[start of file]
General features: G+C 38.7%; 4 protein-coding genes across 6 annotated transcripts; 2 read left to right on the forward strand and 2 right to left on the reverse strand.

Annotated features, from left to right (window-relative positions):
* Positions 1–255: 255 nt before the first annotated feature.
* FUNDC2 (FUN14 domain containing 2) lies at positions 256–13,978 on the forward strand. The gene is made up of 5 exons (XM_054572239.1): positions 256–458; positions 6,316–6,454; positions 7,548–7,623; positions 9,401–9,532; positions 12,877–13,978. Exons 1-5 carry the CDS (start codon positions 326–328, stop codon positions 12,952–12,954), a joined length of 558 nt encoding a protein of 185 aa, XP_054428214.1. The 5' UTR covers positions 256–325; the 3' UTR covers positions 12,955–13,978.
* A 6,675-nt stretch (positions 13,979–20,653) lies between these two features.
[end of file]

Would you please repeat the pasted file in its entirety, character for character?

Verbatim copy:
General features: G+C 38.7%; 4 protein-coding genes across 6 annotated transcripts; 2 read left to right on the forward strand and 2 right to left on the reverse strand.

Annotated features, from left to right (window-relative positions):
* Positions 1–255: 255 nt before the first annotated feature.
* FUNDC2 (FUN14 domain containing 2) lies at positions 256–13,978 on the forward strand. The gene is made up of 5 exons (XM_054572239.1): positions 256–458; positions 6,316–6,454; positions 7,548–7,623; positions 9,401–9,532; positions 12,877–13,978. Exons 1-5 carry the CDS (start codon positions 326–328, stop codon positions 12,952–12,954), a joined length of 558 nt encoding a protein of 185 aa, XP_054428214.1. The 5' UTR covers positions 256–325; the 3' UTR covers positions 12,955–13,978.
* A 6,675-nt stretch (positions 13,979–20,653) lies between these two features.